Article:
Yesterday, the Ohio House Policy and Legislative Oversight Committee met to hear from victims of the IRS targeting scandal. One of the witnesses, Tim Savaglio, a board member of the Liberty Township Tea Party, detailed the experiences of his group and stated that a local church was threatened with losing tax exempt status if they allowed the Tea Party group to continue gathering there.
So, in addition to being harassed by the IRS, the church where the Tea Party group met was also harassed.
Lucy May of the local ABC affiliate, WCPO, reported yesterday,
“Savaglio declined to name the church and said he didn’t know exactly who had made the threats, which he said occurred in early 2010. But the church took those threats seriously enough to ask the group to find a new meeting place, he said, and that had a big impact on the organization’s attendance.”
Churches need to stand up to this intimidation. And parishioners should support those churches that do not fear the government. If a church remains silent, hoping that the government will continue to provide for them, is that not undue influence of the government?
Churches have long been under attack for daring to voice concerns about politics. However, this seems to be a one-way street. There are clear double standards, and it has everything to do with ideology.
Consider the rhetoric of Reverend Jeremiah Wright, who loudly spoke against Hillary Clinton and was successfully represented by Obama appointee IRS Chief Counsel William Wilkins in regard to his tax exempt status. Wilkins, by the way “was responsible for coming up with guidelines used to target conservative groups,” as reported by Katie Pavlich of Town Hall.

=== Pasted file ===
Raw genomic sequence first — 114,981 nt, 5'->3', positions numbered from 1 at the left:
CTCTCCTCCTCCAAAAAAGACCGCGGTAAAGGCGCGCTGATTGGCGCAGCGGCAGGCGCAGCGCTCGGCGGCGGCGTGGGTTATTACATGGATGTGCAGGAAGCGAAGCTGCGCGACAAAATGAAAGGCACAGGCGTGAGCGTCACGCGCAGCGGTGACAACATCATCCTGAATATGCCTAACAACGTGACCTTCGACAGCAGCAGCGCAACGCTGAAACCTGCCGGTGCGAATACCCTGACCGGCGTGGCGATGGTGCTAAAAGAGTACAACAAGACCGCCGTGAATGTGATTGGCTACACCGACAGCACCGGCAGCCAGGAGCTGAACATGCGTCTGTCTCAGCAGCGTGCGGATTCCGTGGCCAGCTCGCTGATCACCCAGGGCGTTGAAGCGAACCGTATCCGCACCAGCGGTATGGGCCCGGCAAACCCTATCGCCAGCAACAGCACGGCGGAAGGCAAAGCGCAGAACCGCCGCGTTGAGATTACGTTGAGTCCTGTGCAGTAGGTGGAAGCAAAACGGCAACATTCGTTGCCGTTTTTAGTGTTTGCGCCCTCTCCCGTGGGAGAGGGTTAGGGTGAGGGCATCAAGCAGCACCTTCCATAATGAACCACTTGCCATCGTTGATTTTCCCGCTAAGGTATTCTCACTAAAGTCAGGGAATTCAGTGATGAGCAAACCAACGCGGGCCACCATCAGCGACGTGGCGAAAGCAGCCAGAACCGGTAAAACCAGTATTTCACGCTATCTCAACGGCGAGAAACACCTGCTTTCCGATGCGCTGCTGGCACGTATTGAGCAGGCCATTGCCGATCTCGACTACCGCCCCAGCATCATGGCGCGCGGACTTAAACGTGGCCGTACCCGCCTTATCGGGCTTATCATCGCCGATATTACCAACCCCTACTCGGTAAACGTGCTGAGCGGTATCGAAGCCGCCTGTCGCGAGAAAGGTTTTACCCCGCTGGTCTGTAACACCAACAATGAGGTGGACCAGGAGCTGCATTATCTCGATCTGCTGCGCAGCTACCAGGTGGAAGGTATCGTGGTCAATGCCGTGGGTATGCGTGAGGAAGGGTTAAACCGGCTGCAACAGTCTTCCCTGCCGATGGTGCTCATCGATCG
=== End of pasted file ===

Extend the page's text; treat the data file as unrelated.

What a coincidence.
Recently, the Examiner reported that Ivy League professor Anthea Butler, a self-described “progressive Christian,” spoke of “good things” in the church, like “souls to the polls” and “people getting people out to vote in the 2012 election.” Are these churches being threatened with losing tax exempt status?
Progressive Christians, after all, are heavily involved in politics, and often use religion as a tool to promote policy positions. It is time that churches stop depending on the government and start depending on God. After all, Thomas Jefferson, who coined the phrase “separation of church and state,” attended religious services in the House of Representatives throughout his administration.
Follow Renee Nal on Twitter @ReneeNal and check out her news and political commentary on Gather and TavernKeepers.com for news you won’t find in the mainstream media. Renee is also a guest blogger for the Shire Blog.